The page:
Video interviews – old and new food brands from Kilkenny

These were shot during Savour Kilkenny in October last year.

Tomm Watts, Secret Recipe Co

Tomm’s website is here – http://secretrecipecompany.com/ where he runs a blog on the development of this very new business.

Joy Moore, Oldtown Hill Bakery

Great business, great products. No website yet.

Hope you enjoy these. Thanks to Glasseye for shooting them and making available.

keith

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Boxer Chips by Irish spudmuckers

While at an event in Dublin during the week I was handed a couple of packets of these to try – cheers Mr Mulley.

This (for me) is a superb brand approach that works really well. Based in Sandyford and trading as Spudmuckers (you would wouldn’t you) they have borrowed from the approach that is most associated with Innocent. This combines great food with humour and a slight irreverence. Their website is here, its Flash based but actually makes relevant use of that.

Opening the outer layer you see a cardboard inner:

Think of a takeaway box. Within that are the batch cooked crisps:

Yep – they taste as good as they look and were enjoyed by all in the household.

A lingering doubt cropped up for me as I worked through those layers of packaging – wasn’t this just wasteful and an example of kopping out to some fancy design concept?

Not according to their website which says: “our carbon footprint is tiny due to the space efficiency of our innovative and recyclable packaging”. I am not a carbon footprint expert so over to someone who is. Not entirely sure of my ground on this but still have residual concerns.

Apart from that congrats on the product and brand guys and girls. Follow them on twitter, no Facebook presence that I can see.

Keith

Muesli and Granola – 5 different artisan products, 5 very different brands

Came across a couple of striking examples of cereal packaging in Avoca during a recent visit and they inspired this post. The area of brand, logo and packaging is one which can result in very different styles – even within the brief of taking a mix which is lovingly and passionately brought into the world by an artisan producer.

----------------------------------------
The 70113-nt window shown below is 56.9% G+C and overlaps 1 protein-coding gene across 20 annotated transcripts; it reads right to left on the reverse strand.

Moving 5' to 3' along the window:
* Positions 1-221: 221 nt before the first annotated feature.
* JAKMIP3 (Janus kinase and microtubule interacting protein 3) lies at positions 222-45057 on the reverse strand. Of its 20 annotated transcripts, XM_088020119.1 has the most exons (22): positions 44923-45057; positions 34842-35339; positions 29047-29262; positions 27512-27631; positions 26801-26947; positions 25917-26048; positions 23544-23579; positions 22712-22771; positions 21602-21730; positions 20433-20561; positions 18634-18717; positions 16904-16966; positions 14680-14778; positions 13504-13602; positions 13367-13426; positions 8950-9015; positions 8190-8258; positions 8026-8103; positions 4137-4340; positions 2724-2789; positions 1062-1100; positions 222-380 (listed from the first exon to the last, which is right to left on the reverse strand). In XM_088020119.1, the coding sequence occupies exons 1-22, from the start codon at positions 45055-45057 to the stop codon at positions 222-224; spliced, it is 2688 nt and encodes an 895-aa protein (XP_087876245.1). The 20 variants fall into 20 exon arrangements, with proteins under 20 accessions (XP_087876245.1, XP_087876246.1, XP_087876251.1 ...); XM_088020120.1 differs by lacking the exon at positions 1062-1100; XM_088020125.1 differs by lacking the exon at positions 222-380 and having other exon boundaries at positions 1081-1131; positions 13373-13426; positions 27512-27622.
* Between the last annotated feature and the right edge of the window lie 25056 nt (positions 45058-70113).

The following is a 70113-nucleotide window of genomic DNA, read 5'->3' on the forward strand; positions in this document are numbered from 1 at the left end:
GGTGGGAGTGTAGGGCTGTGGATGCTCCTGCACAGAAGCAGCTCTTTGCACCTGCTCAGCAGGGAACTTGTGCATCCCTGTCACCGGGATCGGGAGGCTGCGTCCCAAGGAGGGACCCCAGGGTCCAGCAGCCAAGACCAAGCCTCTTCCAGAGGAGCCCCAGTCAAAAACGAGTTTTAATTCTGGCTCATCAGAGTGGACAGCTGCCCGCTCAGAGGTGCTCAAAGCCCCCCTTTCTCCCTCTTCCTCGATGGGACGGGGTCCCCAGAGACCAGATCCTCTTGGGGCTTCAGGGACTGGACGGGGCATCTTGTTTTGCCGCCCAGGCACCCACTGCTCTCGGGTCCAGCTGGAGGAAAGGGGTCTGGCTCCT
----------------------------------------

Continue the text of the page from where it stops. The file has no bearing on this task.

Staple Diet – http://www.stablediet.com/

This is a Wexford based business going since 1995. They do a variety of products and to my eye the brand is presented quite conservatively – especially compared with the others underneath. Ironically the container they use is reusable for storage afterwards so they score points for that.

However as both Flahavans and Ballybrado have shown recently traditional products do not necessarily have to retain an old fashioned feel – or at least can combine hertitage with a more contemporary feeling.

Paddy O’Granola – http://www.granola.ie/

Elements of the approach similiar to Staple Diet in that the packaging is clear so the product shows through. This is a first generation package (the business is based in Co Tipperary having started in 2010) and I have a feeling that I saw generation two very recently but I did not take a photo of it and cannot see a reference online anywhere. UPDATE – they made a reference to their new packaging on Facebook, however not out yet.

Thanks to TheDailySpud for the shot above.

Drumeel Farm

Without a website to refer to I cannot see much about this business except that they are based in Longford (I think) and they are an on-farm enterprise. Solid container like Staple Diets but contemporary feel to the imagery used.

Pimhill Farm – http://www.pimhill.com

More heritage (organic since 1949) and with packaging which reflects a rebranding to “has been re-branded to appeal to today’s market and reflect the unique and quirky essence of Pimhill to deliver wholesome, tasty and nutritious organic food – without the use of any artificial fertilisers or chemicals”

I like this one.

Rude Health – http://www.rudehealth.com/index

It’s organic as well. With the passion, without the same heritage. Totally contemporary feel to their brand, the most modern of the ones in this post. On their packaging “The cardboard we use to box our cereals is made from 100% recycled material, and is 100% recyclable – please do your bit. Yes, yes we know there’s a plastic bag inside, but that’s the best way to stop the cereal getting damaged, which would be the biggest waste of all.”

Also like this – for me both of the above are strong and allow you to pick out their core brand strengths with a quick glance. For the Irish brands this is the competition – both as they export (particularly into the South East of England where a number of companies I have chatted to recently are very strong) and also on the shelves of specialist retailers in Ireland.

Being Irish and local is important – however so is doing yourself justice in a cost effective manner on the shelf-edge.

Any cereals you particularly like?

Keith